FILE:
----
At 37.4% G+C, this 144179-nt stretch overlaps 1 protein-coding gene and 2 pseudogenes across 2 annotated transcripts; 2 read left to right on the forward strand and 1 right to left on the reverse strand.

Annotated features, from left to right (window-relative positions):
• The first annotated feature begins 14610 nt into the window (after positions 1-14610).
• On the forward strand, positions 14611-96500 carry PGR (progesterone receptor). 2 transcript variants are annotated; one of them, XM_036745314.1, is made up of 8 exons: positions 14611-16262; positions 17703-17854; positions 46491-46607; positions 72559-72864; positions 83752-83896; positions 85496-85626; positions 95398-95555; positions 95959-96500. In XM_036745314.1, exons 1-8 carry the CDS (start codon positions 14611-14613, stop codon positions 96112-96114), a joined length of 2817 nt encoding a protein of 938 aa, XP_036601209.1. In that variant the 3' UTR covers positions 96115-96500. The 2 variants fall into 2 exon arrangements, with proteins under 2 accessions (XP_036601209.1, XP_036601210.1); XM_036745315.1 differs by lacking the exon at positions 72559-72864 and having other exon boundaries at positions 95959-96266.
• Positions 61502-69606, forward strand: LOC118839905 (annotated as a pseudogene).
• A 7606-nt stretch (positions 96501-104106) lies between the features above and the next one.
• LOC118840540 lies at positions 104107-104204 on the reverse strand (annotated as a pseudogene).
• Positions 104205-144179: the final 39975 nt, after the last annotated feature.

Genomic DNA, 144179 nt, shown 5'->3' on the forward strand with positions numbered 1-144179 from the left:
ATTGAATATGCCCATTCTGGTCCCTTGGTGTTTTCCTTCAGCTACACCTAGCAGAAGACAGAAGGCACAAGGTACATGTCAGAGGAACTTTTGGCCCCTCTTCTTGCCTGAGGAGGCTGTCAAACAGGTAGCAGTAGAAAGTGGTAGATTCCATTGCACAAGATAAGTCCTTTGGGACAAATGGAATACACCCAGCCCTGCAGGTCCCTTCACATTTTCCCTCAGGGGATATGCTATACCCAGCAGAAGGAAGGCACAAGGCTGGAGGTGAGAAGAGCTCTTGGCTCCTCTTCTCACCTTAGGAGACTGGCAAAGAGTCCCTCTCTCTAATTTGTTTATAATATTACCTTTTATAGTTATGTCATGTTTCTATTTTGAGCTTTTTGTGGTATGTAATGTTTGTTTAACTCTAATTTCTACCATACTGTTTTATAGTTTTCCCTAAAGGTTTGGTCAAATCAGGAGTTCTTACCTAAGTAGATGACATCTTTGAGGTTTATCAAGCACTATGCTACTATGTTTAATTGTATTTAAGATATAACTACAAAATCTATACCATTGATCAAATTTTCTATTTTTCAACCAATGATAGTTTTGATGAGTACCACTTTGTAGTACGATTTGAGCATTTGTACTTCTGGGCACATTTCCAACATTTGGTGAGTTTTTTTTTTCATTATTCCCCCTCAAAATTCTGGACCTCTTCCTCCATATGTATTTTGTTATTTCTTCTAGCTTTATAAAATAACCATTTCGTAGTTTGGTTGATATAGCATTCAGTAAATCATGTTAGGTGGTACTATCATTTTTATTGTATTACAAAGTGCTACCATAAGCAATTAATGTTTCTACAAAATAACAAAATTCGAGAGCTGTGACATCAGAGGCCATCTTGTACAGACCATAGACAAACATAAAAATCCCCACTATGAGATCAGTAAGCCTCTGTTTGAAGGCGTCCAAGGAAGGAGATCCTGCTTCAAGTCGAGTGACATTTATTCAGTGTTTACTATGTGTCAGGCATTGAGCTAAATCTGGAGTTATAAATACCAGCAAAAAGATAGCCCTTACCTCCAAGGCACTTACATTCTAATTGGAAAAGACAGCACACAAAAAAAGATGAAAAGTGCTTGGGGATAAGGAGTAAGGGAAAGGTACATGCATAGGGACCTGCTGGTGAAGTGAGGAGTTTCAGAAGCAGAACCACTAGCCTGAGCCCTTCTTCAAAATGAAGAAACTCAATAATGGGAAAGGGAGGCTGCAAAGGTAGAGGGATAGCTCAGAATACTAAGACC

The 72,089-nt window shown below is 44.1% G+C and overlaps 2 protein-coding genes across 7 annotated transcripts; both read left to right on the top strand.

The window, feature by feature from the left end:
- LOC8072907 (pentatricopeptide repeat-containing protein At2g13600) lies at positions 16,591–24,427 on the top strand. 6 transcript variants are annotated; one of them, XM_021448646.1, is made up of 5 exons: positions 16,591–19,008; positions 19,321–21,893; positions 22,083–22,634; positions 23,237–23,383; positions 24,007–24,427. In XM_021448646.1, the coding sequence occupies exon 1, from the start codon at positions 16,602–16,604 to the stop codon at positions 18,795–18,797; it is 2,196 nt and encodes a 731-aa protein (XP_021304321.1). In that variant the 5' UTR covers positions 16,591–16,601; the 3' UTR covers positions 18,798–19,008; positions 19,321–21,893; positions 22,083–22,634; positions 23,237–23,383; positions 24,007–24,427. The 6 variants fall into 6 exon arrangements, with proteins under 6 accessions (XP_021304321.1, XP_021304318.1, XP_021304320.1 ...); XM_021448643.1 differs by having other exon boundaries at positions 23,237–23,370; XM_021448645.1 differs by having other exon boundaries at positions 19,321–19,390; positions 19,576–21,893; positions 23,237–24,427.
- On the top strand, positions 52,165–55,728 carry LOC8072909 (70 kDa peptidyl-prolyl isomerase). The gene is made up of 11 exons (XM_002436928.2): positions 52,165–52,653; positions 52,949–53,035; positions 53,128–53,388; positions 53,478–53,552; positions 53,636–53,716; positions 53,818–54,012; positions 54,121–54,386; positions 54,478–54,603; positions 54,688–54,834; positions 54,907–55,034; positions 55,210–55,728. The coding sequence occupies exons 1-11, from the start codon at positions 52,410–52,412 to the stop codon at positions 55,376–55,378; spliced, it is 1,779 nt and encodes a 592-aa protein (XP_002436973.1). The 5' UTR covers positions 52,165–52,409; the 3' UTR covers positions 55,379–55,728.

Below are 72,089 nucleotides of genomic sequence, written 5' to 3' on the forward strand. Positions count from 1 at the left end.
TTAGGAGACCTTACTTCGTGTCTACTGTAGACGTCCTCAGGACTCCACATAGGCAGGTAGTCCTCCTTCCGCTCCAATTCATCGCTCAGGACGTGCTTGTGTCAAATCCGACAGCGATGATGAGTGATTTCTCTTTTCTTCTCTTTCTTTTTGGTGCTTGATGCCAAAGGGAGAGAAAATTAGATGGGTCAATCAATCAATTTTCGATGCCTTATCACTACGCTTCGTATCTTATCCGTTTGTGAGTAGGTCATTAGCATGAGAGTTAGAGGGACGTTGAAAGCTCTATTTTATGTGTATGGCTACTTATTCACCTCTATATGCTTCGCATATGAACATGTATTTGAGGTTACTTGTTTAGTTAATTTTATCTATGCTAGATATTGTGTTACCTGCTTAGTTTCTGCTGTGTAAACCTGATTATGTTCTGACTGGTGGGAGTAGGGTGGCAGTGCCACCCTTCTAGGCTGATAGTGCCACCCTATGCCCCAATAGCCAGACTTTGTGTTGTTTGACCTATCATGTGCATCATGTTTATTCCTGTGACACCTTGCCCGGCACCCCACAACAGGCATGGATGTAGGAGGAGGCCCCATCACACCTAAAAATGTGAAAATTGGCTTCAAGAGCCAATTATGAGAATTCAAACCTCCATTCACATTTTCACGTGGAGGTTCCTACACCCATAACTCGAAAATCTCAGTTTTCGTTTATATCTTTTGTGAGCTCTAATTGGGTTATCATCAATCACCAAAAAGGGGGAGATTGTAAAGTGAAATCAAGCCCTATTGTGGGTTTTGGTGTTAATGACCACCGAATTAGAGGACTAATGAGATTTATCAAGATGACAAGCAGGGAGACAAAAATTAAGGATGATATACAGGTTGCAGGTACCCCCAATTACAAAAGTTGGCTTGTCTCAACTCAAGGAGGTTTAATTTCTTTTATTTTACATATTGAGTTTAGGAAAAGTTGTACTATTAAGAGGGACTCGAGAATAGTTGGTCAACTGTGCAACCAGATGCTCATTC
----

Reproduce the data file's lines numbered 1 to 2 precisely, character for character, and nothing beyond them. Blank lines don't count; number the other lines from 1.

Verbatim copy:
At 37.4% G+C, this 144179-nt stretch overlaps 1 protein-coding gene and 2 pseudogenes across 2 annotated transcripts; 2 read left to right on the forward strand and 1 right to left on the reverse strand.

Annotated features, from left to right (window-relative positions):